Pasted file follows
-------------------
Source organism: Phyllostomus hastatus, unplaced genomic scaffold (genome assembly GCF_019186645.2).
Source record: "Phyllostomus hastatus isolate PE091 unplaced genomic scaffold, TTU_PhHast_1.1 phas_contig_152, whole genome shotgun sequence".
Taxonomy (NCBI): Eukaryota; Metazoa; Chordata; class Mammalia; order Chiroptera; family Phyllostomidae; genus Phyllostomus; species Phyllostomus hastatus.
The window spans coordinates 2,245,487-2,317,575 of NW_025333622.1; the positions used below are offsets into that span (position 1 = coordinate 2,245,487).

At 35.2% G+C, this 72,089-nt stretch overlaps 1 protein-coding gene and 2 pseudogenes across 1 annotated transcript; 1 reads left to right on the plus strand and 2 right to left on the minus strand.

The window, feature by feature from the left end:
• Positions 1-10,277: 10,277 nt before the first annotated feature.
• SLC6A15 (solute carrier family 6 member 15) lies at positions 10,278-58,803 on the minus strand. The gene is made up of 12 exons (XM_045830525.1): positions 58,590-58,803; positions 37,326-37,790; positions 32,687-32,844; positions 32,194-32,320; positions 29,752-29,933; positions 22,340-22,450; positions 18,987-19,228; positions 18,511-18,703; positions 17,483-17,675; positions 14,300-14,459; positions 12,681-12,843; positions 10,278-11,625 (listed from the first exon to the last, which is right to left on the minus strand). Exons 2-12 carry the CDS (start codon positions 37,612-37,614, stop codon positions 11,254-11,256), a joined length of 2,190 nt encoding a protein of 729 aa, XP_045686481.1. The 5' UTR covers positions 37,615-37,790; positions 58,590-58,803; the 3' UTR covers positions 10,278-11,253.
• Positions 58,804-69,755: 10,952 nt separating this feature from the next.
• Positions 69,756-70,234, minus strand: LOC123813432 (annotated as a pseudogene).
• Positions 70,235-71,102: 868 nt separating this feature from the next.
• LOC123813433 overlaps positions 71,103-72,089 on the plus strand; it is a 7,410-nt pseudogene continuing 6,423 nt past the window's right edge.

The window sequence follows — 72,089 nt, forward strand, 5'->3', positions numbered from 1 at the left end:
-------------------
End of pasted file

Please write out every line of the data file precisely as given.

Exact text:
Source organism: Phyllostomus hastatus, unplaced genomic scaffold (genome assembly GCF_019186645.2).
Source record: "Phyllostomus hastatus isolate PE091 unplaced genomic scaffold, TTU_PhHast_1.1 phas_contig_152, whole genome shotgun sequence".
Taxonomy (NCBI): Eukaryota; Metazoa; Chordata; class Mammalia; order Chiroptera; family Phyllostomidae; genus Phyllostomus; species Phyllostomus hastatus.
The window spans coordinates 2,245,487-2,317,575 of NW_025333622.1; the positions used below are offsets into that span (position 1 = coordinate 2,245,487).

At 35.2% G+C, this 72,089-nt stretch overlaps 1 protein-coding gene and 2 pseudogenes across 1 annotated transcript; 1 reads left to right on the plus strand and 2 right to left on the minus strand.

The window, feature by feature from the left end:
• Positions 1-10,277: 10,277 nt before the first annotated feature.
• SLC6A15 (solute carrier family 6 member 15) lies at positions 10,278-58,803 on the minus strand. The gene is made up of 12 exons (XM_045830525.1): positions 58,590-58,803; positions 37,326-37,790; positions 32,687-32,844; positions 32,194-32,320; positions 29,752-29,933; positions 22,340-22,450; positions 18,987-19,228; positions 18,511-18,703; positions 17,483-17,675; positions 14,300-14,459; positions 12,681-12,843; positions 10,278-11,625 (listed from the first exon to the last, which is right to left on the minus strand). Exons 2-12 carry the CDS (start codon positions 37,612-37,614, stop codon positions 11,254-11,256), a joined length of 2,190 nt encoding a protein of 729 aa, XP_045686481.1. The 5' UTR covers positions 37,615-37,790; positions 58,590-58,803; the 3' UTR covers positions 10,278-11,253.
• Positions 58,804-69,755: 10,952 nt separating this feature from the next.
• Positions 69,756-70,234, minus strand: LOC123813432 (annotated as a pseudogene).
• Positions 70,235-71,102: 868 nt separating this feature from the next.
• LOC123813433 overlaps positions 71,103-72,089 on the plus strand; it is a 7,410-nt pseudogene continuing 6,423 nt past the window's right edge.

The window sequence follows — 72,089 nt, forward strand, 5'->3', positions numbered from 1 at the left end: